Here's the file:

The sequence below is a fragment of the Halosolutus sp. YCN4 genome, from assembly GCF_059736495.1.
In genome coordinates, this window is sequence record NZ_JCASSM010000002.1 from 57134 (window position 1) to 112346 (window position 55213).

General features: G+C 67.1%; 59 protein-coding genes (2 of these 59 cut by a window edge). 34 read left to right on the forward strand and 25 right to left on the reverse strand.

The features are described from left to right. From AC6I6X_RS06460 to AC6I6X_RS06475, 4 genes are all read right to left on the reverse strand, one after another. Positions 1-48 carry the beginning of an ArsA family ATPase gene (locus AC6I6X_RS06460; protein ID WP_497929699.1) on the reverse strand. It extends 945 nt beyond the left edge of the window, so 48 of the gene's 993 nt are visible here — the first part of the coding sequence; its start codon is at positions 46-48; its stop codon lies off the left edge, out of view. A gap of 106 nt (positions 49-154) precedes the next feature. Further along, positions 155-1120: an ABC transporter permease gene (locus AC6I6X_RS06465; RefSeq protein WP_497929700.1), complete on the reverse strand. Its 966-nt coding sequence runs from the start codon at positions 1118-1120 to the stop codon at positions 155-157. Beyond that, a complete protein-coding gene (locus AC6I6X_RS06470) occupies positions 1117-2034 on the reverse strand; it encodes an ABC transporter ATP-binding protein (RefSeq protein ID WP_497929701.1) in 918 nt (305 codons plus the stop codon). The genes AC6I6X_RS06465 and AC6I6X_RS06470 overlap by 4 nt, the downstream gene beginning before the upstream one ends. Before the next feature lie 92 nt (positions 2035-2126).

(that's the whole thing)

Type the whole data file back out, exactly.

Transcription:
The sequence below is a fragment of the Halosolutus sp. YCN4 genome, from assembly GCF_059736495.1.
In genome coordinates, this window is sequence record NZ_JCASSM010000002.1 from 57134 (window position 1) to 112346 (window position 55213).

General features: G+C 67.1%; 59 protein-coding genes (2 of these 59 cut by a window edge). 34 read left to right on the forward strand and 25 right to left on the reverse strand.

The features are described from left to right. From AC6I6X_RS06460 to AC6I6X_RS06475, 4 genes are all read right to left on the reverse strand, one after another. Positions 1-48 carry the beginning of an ArsA family ATPase gene (locus AC6I6X_RS06460; protein ID WP_497929699.1) on the reverse strand. It extends 945 nt beyond the left edge of the window, so 48 of the gene's 993 nt are visible here — the first part of the coding sequence; its start codon is at positions 46-48; its stop codon lies off the left edge, out of view. A gap of 106 nt (positions 49-154) precedes the next feature. Further along, positions 155-1120: an ABC transporter permease gene (locus AC6I6X_RS06465; RefSeq protein WP_497929700.1), complete on the reverse strand. Its 966-nt coding sequence runs from the start codon at positions 1118-1120 to the stop codon at positions 155-157. Beyond that, a complete protein-coding gene (locus AC6I6X_RS06470) occupies positions 1117-2034 on the reverse strand; it encodes an ABC transporter ATP-binding protein (RefSeq protein ID WP_497929701.1) in 918 nt (305 codons plus the stop codon). The genes AC6I6X_RS06465 and AC6I6X_RS06470 overlap by 4 nt, the downstream gene beginning before the upstream one ends. Before the next feature lie 92 nt (positions 2035-2126).